A lifelong Democrat, before the American Civil War, McCormick had published editorials in his newspapers, The Chicago Times and Herald, calling for reconciliation between the national sections. His views, however, were unpopular in his adopted home town. Although his invention helped feed Union troops, McCormick believed the Confederacy would not be defeated and he and his wife traveled extensively in Europe during the war. McCormick unsuccessfully ran for Congress as a Democrat for Illinois's 2nd congressional district with a peace-now platform in 1864, and was soundly defeated by Republican John Wentworth. He also proposed a peace plan to include a Board of Arbitration. After the war, McCormick helped found the Mississippi Valley Society, with a mission to promote New Orleans and Mississippi ports for European trade. He also supported efforts to annex the Dominican Republic as a territory of the United States. Beginning in 1872, McCormick served a four-year term on the Illinois Democratic Party's Central Committee. McCormick later proposed an international mechanism to control food production and distribution.

McCormick also became the principal benefactor and a trustee of what had been the Theological Seminary of the Northwest, which moved to Chicago's Lincoln Park neighborhood in 1859, a year in which he endowed four professorships. The institution was renamed McCormick Theological Seminary in 1886, after his death, although it moved to Chicago's Hyde Park neighborhood in 1975 and began sharing facilities with the Lutheran School of Theology at Chicago.

In 1869, McCormick donated $10,000 to help Dwight L. Moody start YMCA, and his son Cyrus Jr. would become the first chairman of the Moody Bible Institute.

McCormick and later his widow, Nettie Day McCormick, also donated significant sums to Tusculum College, a Presbyterian institution in Tennessee, as well as to establish churches and Sunday Schools in the South after the war, even though that region was slow to adopt his farm machinery and improved practices. Also, in 1872, McCormick purchased a religious newspaper, the Interior, which he renamed the Continent and became a leading Presbyterian periodical.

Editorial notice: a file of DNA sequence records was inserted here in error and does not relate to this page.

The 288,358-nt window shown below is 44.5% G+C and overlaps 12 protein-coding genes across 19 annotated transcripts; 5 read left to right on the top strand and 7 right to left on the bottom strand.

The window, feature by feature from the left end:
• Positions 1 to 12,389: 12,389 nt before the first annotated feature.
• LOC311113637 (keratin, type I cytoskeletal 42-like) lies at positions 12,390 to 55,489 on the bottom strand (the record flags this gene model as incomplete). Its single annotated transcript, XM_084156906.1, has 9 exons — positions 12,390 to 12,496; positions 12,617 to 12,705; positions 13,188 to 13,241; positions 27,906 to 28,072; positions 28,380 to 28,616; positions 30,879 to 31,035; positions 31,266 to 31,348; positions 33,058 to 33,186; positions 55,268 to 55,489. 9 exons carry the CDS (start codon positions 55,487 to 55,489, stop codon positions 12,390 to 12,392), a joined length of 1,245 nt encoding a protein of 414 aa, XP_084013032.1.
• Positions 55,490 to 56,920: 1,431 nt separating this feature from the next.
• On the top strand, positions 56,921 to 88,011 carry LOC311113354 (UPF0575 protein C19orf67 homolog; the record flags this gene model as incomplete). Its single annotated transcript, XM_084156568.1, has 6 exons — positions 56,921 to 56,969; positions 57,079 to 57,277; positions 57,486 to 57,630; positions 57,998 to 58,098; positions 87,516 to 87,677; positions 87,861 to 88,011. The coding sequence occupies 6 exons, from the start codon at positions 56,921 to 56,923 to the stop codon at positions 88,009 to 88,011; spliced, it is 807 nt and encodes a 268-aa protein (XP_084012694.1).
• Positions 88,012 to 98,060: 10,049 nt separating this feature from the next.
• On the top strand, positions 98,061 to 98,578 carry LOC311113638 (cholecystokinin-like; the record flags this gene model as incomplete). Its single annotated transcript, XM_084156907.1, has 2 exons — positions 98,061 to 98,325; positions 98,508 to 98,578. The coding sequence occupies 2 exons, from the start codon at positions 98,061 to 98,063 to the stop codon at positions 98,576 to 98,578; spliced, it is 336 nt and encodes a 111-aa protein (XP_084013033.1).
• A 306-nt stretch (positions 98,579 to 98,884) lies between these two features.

For the last 20 years of his life, McCormick was a benefactor and member of the board of trustees at Washington and Lee University in his native Virginia. His brother Leander also donated funds to build an observatory on Mount Jefferson, operated by the University of Virginia and named the McCormick Observatory.

Later life and death

During the last four years of his life, McCormick became an invalid, after a stroke paralyzed his legs; he was unable to walk during his final two years. He died at home in Chicago on May 13, 1884. He was buried in Graceland Cemetery. He was survived by his widow, Nettie, who continued his Christian and charitable activities, within the United States and abroad, between 1890 and her death in 1923, donating $8 million (over $160 million in modern equivalents) to hospitals, disaster and relief agencies, churches, youth activities and educational institutions, and becoming the leading benefactress of Presbyterian Church activities in that era.

Official leadership of the company passed to his eldest son Cyrus Hall McCormick Jr., but his grandson Cyrus McCormick III ran the company. Four years later, the company's labor practices (paying workers $9 per week) led to the Haymarket riots. Ultimately Cyrus Jr. teamed with J.P. Morgan to create the International Harvester Corporation in 1902. After Cyrus Hall McCormick Jr., Harold Fowler McCormick ran International Harvester. Various members of the McCormick family continued involvement with the corporation until Brooks McCormick, who died in 2006.